The best movie depiction of how terrifying it is to be swept up in a tidal wave that I`ve ever seen is the opening of the recent Clint Eastwood movie Hereafter, which will be out on DVD next Tuesday. You can see Clint`s depiction of the 2004 Indonesian tsunami on Youtube here. I watched home videos shot by survivors who managed to keep their cameras above the water, and Hereafter`s version looks about right about what it would be like if you couldn`t.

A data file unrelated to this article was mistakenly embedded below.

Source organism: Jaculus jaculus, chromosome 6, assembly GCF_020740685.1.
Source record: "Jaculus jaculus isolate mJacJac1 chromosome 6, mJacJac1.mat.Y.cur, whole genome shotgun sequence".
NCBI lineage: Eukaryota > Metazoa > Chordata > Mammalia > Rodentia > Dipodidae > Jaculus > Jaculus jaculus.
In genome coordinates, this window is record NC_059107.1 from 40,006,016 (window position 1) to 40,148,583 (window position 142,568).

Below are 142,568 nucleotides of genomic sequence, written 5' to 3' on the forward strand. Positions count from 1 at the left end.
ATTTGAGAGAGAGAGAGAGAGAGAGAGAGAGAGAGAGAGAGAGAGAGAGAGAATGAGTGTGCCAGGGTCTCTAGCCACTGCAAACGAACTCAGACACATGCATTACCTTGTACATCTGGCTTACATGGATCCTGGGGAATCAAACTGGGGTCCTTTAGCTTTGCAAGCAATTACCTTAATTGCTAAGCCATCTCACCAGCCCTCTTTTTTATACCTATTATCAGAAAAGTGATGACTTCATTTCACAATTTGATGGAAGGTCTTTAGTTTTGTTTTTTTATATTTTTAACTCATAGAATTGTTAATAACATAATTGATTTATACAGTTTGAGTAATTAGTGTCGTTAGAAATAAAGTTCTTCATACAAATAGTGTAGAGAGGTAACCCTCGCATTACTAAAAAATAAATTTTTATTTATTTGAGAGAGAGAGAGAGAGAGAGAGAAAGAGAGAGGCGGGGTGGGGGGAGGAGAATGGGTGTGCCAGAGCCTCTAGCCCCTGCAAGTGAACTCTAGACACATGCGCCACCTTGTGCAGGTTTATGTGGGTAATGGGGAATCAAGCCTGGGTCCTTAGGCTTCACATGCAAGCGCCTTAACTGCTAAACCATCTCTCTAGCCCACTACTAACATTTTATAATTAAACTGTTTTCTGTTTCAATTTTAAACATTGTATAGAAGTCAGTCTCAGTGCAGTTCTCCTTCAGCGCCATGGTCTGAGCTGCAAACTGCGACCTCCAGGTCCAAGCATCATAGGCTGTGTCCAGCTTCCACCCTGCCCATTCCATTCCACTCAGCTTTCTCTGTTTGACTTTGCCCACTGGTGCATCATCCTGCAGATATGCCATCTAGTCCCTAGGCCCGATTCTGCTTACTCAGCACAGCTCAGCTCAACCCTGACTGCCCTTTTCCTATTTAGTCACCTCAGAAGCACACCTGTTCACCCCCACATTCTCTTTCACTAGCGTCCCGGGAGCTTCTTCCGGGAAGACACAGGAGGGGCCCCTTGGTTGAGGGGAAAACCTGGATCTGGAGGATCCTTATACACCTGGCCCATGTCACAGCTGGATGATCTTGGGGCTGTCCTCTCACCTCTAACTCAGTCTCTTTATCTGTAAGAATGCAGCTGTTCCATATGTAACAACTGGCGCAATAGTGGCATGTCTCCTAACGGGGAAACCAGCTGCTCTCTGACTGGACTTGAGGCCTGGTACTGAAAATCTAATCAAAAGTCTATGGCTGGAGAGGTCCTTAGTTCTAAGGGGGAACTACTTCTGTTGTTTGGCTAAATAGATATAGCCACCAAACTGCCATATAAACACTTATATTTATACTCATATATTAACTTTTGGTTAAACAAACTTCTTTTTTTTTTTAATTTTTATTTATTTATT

By the way, it`s time to revive the old term “tidal wave” as a complement to the Japanese term “tsunami.” During my childhood, most Americans used the term tidal wave, but scientists and science journalists waged a war against it on the simpleminded grounds that tidal waves weren`t caused by tides. So, by switching to tsunami, we lost the metaphorically powerful term tidal wave, which does a much better job of hinting at the peculiar horror of this phenomenon compared to normal waves. It`s not the height of the front of the tidal wave that is so destructive — lots of people have surfed waves as tall. It`s that, unlike regular beach waves, the water level doesn`t go down after the front passes. It`s as if the tide has suddenly risen, but with a great velocity to the water rolling in. In cross-section, a tidal wave isn`t an inverted V, it`s like an inverted L that just keeps going.